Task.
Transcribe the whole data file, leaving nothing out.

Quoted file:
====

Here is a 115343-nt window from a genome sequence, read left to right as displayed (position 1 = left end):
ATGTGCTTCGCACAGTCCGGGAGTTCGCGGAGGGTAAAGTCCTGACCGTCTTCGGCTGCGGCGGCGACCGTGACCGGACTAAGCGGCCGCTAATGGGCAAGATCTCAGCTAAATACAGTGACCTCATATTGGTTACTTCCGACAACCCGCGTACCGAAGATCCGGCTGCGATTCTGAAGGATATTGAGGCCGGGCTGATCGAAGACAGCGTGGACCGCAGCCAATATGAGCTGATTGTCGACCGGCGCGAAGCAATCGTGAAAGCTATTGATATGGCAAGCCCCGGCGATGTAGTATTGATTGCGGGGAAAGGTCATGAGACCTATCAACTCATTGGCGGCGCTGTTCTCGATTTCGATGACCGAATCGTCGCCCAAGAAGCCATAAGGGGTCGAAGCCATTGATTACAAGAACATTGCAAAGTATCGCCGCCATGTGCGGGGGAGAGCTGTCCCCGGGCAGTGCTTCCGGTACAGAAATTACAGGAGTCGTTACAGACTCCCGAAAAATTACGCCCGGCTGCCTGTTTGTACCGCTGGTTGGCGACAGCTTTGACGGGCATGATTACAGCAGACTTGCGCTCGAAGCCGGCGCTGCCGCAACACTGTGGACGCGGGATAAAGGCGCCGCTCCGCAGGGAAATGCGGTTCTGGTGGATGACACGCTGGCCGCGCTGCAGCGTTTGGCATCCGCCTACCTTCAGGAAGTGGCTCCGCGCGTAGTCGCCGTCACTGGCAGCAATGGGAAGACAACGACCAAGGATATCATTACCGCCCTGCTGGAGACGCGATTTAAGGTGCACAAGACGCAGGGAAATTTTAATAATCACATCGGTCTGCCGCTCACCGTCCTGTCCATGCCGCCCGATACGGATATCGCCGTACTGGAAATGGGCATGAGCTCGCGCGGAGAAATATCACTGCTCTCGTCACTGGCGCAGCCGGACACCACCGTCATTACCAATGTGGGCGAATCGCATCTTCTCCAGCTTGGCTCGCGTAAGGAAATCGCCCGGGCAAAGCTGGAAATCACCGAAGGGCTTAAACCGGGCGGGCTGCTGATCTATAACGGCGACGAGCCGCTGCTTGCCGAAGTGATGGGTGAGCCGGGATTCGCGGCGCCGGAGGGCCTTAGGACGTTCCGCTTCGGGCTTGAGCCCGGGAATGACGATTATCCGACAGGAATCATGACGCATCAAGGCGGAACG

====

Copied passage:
Here is a 115343-nt window from a genome sequence, read left to right as displayed (position 1 = left end):
ATGTGCTTCGCACAGTCCGGGAGTTCGCGGAGGGTAAAGTCCTGACCGTCTTCGGCTGCGGCGGCGACCGTGACCGGACTAAGCGGCCGCTAATGGGCAAGATCTCAGCTAAATACAGTGACCTCATATTGGTTACTTCCGACAACCCGCGTACCGAAGATCCGGCTGCGATTCTGAAGGATATTGAGGCCGGGCTGATCGAAGACAGCGTGGACCGCAGCCAATATGAGCTGATTGTCGACCGGCGCGAAGCAATCGTGAAAGCTATTGATATGGCAAGCCCCGGCGATGTAGTATTGATTGCGGGGAAAGGTCATGAGACCTATCAACTCATTGGCGGCGCTGTTCTCGATTTCGATGACCGAATCGTCGCCCAAGAAGCCATAAGGGGTCGAAGCCATTGATTACAAGAACATTGCAAAGTATCGCCGCCATGTGCGGGGGAGAGCTGTCCCCGGGCAGTGCTTCCGGTACAGAAATTACAGGAGTCGTTACAGACTCCCGAAAAATTACGCCCGGCTGCCTGTTTGTACCGCTGGTTGGCGACAGCTTTGACGGGCATGATTACAGCAGACTTGCGCTCGAAGCCGGCGCTGCCGCAACACTGTGGACGCGGGATAAAGGCGCCGCTCCGCAGGGAAATGCGGTTCTGGTGGATGACACGCTGGCCGCGCTGCAGCGTTTGGCATCCGCCTACCTTCAGGAAGTGGCTCCGCGCGTAGTCGCCGTCACTGGCAGCAATGGGAAGACAACGACCAAGGATATCATTACCGCCCTGCTGGAGACGCGATTTAAGGTGCACAAGACGCAGGGAAATTTTAATAATCACATCGGTCTGCCGCTCACCGTCCTGTCCATGCCGCCCGATACGGATATCGCCGTACTGGAAATGGGCATGAGCTCGCGCGGAGAAATATCACTGCTCTCGTCACTGGCGCAGCCGGACACCACCGTCATTACCAATGTGGGCGAATCGCATCTTCTCCAGCTTGGCTCGCGTAAGGAAATCGCCCGGGCAAAGCTGGAAATCACCGAAGGGCTTAAACCGGGCGGGCTGCTGATCTATAACGGCGACGAGCCGCTGCTTGCCGAAGTGATGGGTGAGCCGGGATTCGCGGCGCCGGAGGGCCTTAGGACGTTCCGCTTCGGGCTTGAGCCCGGGAATGACGATTATCCGACAGGAATCATGACGCATCAAGGCGGAACG